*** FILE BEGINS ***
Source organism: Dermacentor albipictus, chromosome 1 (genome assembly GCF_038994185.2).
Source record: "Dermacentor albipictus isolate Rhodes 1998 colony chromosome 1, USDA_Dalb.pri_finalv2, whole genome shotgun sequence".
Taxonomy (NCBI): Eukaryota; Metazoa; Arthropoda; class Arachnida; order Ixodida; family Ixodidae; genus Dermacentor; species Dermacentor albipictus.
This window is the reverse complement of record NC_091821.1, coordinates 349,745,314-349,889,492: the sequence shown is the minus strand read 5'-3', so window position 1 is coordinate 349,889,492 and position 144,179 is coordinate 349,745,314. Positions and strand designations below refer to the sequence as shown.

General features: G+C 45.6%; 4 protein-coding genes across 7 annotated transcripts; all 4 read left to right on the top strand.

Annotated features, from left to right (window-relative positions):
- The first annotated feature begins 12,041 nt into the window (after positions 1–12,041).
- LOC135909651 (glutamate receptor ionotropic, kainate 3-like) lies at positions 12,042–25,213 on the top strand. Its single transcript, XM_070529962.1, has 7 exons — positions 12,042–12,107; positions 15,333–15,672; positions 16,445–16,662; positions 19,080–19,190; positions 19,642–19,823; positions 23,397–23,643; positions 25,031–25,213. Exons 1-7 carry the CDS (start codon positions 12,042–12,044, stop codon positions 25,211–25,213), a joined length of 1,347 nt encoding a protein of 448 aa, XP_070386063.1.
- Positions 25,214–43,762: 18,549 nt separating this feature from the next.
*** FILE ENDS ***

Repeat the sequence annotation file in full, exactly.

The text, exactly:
Source organism: Dermacentor albipictus, chromosome 1 (genome assembly GCF_038994185.2).
Source record: "Dermacentor albipictus isolate Rhodes 1998 colony chromosome 1, USDA_Dalb.pri_finalv2, whole genome shotgun sequence".
Taxonomy (NCBI): Eukaryota; Metazoa; Arthropoda; class Arachnida; order Ixodida; family Ixodidae; genus Dermacentor; species Dermacentor albipictus.
This window is the reverse complement of record NC_091821.1, coordinates 349,745,314-349,889,492: the sequence shown is the minus strand read 5'-3', so window position 1 is coordinate 349,889,492 and position 144,179 is coordinate 349,745,314. Positions and strand designations below refer to the sequence as shown.

General features: G+C 45.6%; 4 protein-coding genes across 7 annotated transcripts; all 4 read left to right on the top strand.

Annotated features, from left to right (window-relative positions):
- The first annotated feature begins 12,041 nt into the window (after positions 1–12,041).
- LOC135909651 (glutamate receptor ionotropic, kainate 3-like) lies at positions 12,042–25,213 on the top strand. Its single transcript, XM_070529962.1, has 7 exons — positions 12,042–12,107; positions 15,333–15,672; positions 16,445–16,662; positions 19,080–19,190; positions 19,642–19,823; positions 23,397–23,643; positions 25,031–25,213. Exons 1-7 carry the CDS (start codon positions 12,042–12,044, stop codon positions 25,211–25,213), a joined length of 1,347 nt encoding a protein of 448 aa, XP_070386063.1.
- Positions 25,214–43,762: 18,549 nt separating this feature from the next.